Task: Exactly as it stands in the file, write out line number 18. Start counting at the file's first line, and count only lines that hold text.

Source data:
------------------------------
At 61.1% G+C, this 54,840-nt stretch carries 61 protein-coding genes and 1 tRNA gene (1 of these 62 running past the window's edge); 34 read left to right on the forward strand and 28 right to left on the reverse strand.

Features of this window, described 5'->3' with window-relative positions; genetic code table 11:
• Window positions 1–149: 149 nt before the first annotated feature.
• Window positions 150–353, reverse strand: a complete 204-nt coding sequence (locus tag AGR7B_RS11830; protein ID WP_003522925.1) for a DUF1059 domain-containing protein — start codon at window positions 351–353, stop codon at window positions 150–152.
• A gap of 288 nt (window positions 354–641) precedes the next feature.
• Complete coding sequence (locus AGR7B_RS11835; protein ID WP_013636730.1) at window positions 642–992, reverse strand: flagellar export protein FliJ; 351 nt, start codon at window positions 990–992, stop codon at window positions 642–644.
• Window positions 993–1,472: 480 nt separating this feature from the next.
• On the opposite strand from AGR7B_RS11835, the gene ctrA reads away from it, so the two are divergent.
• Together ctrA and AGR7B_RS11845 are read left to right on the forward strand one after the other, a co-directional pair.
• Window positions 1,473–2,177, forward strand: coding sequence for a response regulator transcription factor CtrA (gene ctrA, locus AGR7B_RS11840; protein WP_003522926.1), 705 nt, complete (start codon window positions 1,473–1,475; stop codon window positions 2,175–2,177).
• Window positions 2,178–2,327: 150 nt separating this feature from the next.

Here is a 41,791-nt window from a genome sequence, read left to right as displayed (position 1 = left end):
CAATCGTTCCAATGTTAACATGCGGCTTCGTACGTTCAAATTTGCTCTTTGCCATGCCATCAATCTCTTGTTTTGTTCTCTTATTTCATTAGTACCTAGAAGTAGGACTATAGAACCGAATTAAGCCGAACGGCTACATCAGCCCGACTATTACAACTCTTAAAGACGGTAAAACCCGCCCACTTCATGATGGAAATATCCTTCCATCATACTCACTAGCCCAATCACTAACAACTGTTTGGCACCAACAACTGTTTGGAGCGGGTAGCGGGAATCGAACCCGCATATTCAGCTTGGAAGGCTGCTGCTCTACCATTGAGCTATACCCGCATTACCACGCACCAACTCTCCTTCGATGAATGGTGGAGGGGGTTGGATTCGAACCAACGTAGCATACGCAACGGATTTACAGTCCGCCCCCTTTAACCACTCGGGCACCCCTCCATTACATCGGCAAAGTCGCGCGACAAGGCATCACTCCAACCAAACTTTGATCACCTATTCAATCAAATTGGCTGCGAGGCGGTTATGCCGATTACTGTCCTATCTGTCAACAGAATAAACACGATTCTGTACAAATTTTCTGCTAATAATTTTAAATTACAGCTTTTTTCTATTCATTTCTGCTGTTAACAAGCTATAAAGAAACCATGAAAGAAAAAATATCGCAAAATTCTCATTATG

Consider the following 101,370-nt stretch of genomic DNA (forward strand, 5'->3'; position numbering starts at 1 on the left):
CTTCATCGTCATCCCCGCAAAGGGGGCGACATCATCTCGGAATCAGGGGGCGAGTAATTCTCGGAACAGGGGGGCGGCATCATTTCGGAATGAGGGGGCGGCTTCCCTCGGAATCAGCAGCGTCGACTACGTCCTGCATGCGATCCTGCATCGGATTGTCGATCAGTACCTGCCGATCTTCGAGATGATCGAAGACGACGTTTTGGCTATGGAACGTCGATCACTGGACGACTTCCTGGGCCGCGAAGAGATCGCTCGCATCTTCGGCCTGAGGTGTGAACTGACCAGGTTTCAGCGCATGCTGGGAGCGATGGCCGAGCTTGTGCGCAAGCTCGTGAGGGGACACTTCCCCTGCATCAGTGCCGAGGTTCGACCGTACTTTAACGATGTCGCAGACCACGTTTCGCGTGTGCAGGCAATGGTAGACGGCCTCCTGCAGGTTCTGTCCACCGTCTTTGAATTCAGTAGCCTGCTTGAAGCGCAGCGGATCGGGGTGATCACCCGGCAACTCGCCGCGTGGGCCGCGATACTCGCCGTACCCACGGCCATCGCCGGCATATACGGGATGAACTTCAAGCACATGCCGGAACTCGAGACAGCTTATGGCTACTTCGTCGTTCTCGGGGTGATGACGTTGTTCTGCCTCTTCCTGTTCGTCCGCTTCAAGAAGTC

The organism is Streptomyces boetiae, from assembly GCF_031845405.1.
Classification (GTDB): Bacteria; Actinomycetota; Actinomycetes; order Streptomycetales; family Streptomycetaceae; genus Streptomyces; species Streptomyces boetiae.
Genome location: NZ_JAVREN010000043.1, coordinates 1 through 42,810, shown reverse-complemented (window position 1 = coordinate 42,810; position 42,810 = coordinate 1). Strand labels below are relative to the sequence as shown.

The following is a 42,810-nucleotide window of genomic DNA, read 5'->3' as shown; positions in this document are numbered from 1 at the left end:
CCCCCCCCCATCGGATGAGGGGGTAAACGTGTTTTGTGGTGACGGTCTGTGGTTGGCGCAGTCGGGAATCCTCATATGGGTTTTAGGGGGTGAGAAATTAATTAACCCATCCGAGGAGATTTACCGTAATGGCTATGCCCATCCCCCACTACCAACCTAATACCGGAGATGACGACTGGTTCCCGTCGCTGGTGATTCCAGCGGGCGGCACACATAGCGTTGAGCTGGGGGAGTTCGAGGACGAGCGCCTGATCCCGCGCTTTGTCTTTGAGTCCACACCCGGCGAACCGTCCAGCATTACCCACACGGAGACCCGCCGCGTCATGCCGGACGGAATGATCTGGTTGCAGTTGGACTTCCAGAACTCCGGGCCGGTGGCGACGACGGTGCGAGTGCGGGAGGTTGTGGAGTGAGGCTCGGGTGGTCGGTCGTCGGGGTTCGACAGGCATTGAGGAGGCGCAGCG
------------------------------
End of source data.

Genome location: NZ_JAVREN010000043.1, coordinates 1 through 42,810, shown reverse-complemented (window position 1 = coordinate 42,810; position 42,810 = coordinate 1). Strand labels below are relative to the sequence as shown.